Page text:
My love of research and healthcare stems from one lab my sophomore year of college. We were tasked with studying a genetic variant of potential significance to health—little did I know that this module would lead me down a path much more exciting and rewarding than I had ever imagined. Through this lab I learned how one change in someone’s genetic make-up had the potential to drastically change life expectancy and quality. This one cell biology lab introduced me to the Clinic for Special Children and changed my entire career course.
After my sophomore year of college, I interned at the Women and Babies Hospital in Lancaster, PA. During which I worked in the NICU, and was exposed to the clinical and personal implications of disease. It was during this internship that the theoretical problems came alive right in front of me—I saw how certain conditions affected individuals and their families both emotionally and financially. After this experience, I began to choose courses that enabled me to learn more about drivers of disease and broader public health issues. During the spring semester of my junior year I took a class entitled Public Health Genetics, and was fortunate to have Dr. Strauss as a guest speaker. Once again, my love of medical research was confirmed. He talked with such passion about his patients and how the Clinic’s work had truly changed the life expectancy and quality of thousands-both directly and indirectly. It was then that I started to take research more seriously—I began to learn the relationship between benchtop research and clinical knowledge. The summer after my junior year I interned at Penn State Hershey Medical Center in a biochemistry lab. My fascination in the genetic role in disease grew as I conducted research on the implications of mutations in LAM-B4 and COL-1A1 on early-onset diverticular disease.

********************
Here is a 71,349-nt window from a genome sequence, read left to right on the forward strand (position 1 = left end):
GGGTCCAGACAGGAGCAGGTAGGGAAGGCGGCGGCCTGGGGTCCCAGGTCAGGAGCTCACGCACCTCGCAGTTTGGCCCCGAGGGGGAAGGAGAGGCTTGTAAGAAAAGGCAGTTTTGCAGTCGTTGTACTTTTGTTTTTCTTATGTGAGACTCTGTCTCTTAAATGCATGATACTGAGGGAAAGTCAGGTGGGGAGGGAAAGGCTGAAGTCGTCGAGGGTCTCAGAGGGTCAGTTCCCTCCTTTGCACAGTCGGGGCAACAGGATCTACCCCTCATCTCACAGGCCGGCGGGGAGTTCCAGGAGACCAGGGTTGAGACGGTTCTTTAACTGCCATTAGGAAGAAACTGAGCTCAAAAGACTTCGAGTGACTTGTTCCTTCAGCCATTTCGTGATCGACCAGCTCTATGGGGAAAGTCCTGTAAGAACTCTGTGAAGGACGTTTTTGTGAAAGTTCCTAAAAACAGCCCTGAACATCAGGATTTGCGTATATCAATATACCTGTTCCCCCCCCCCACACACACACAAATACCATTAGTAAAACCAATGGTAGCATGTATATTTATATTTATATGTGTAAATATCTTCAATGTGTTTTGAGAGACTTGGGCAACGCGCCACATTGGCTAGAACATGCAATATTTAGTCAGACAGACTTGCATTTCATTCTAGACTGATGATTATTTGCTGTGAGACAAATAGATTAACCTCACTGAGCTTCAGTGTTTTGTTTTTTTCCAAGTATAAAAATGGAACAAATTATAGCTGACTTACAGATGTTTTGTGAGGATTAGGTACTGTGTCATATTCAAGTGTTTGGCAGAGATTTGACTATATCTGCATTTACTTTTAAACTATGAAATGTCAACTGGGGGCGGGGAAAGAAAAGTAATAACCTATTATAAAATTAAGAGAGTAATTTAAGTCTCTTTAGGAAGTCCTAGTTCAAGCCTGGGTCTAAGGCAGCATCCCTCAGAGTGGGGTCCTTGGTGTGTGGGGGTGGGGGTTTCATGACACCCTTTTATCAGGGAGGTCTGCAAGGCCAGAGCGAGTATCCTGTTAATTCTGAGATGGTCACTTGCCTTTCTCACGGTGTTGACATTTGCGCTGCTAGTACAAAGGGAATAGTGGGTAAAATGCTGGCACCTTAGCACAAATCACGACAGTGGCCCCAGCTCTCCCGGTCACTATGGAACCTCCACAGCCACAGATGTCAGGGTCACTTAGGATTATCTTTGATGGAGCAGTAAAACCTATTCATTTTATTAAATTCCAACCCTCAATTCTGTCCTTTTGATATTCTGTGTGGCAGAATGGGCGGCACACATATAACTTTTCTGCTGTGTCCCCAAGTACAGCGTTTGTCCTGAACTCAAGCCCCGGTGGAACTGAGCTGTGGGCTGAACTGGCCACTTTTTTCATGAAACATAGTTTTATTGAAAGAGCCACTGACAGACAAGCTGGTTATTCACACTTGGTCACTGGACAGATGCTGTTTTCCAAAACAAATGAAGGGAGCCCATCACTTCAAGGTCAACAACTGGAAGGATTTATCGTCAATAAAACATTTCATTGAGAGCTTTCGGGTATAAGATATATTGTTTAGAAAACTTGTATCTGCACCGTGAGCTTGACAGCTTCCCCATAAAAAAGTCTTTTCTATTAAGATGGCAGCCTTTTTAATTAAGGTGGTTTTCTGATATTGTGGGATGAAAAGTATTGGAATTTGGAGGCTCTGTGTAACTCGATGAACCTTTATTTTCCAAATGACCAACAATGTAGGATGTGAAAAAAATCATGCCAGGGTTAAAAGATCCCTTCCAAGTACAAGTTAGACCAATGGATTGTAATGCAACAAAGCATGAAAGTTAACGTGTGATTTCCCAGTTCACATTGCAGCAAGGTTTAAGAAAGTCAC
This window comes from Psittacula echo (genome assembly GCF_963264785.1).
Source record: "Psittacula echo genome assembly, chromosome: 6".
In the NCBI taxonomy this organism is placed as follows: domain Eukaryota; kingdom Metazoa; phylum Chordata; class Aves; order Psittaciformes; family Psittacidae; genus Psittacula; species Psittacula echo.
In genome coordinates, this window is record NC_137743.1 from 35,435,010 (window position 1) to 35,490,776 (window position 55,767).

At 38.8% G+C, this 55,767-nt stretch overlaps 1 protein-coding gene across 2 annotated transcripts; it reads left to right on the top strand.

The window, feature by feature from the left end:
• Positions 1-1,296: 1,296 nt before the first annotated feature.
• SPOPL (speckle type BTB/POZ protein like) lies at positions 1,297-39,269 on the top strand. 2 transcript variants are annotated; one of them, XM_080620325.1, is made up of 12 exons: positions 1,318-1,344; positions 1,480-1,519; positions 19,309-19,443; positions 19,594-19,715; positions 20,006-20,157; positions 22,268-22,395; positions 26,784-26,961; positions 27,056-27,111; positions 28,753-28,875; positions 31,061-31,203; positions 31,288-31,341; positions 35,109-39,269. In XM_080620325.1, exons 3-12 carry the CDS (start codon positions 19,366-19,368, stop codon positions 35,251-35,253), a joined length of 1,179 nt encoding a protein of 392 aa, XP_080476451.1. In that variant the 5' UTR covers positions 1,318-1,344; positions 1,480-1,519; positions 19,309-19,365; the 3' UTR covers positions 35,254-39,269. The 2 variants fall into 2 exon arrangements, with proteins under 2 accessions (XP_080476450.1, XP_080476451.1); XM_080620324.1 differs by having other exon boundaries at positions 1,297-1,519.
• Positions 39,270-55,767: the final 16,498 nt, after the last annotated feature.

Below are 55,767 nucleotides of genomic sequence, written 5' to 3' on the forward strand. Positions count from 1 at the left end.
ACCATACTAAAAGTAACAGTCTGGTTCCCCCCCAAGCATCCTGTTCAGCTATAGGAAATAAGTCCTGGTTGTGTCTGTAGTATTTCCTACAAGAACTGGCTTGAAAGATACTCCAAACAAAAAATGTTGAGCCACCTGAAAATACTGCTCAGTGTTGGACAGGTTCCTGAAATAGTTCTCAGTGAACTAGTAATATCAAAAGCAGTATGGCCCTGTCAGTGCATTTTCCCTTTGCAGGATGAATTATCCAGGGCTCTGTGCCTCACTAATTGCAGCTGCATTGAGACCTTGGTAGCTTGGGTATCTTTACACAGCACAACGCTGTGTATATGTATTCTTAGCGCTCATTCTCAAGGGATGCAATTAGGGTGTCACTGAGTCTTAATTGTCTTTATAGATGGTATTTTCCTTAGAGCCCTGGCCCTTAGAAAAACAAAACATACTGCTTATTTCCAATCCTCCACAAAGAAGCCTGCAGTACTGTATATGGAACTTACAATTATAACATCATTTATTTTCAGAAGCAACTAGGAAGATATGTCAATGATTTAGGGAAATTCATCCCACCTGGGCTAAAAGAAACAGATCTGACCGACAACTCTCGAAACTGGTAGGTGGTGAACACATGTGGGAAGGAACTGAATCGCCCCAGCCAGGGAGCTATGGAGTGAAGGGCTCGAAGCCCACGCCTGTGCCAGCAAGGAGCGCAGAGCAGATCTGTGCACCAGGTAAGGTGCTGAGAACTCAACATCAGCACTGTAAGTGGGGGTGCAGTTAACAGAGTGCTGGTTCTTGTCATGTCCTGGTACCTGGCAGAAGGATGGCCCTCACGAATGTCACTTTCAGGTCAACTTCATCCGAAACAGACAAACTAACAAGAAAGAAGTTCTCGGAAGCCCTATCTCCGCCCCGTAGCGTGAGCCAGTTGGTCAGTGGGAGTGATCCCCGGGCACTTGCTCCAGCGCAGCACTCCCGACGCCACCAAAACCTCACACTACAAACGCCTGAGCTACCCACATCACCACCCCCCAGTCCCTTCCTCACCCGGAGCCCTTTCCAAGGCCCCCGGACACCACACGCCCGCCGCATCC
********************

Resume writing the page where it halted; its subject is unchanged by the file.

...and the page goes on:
As my college career was coming to an end, I wanted to find a class that would combine by interest in research, genetics, and medicine– the Plain People, Modern Medicine course was the perfect fit. This course, taught by Drs. Puffenberger and Strauss, taught me that my interests in pediatrics, medicine, genetics, and public health could be combined. As luck would have it, one day Dr. Strauss mentioned the Avery Fellowship, and I knew right then that I wanted to take part in this amazing opportunity and organization.
I was fortunate enough to have been offered this wonderful position and I became the Clinic for Special Children’s 2015-2016 Mary Ellen Avery Fellow. During my tenure as the Avery Fellow, I conducted numerous public health-based projects. With the help of CSC staff, I designed and implemented a lead screening program, conducted survey analysis on the Plain utilization of preventative care, and conducted research on the use of complementary and alternative medicine in the Plain community. My time at the clinic was truly invaluable; not only was I able to work with an incredible group of people in an underserved community, I also learned about the dynamic relationship between health, culture, and the art of medicine. This fellowship taught me how to be a self-motivated researcher, how to view health from multiple vantage points, and how culturally-sensitive regional medicine can have a profound effect on the population.
I am currently working at The Children’s Hospital of Philadelphia as a clinical research assistant on a study examining the potential relationship between early-life antibiotic exposure, development and dysbiosis of the infant microbiome, and risk of obesity and other morbidities later in life.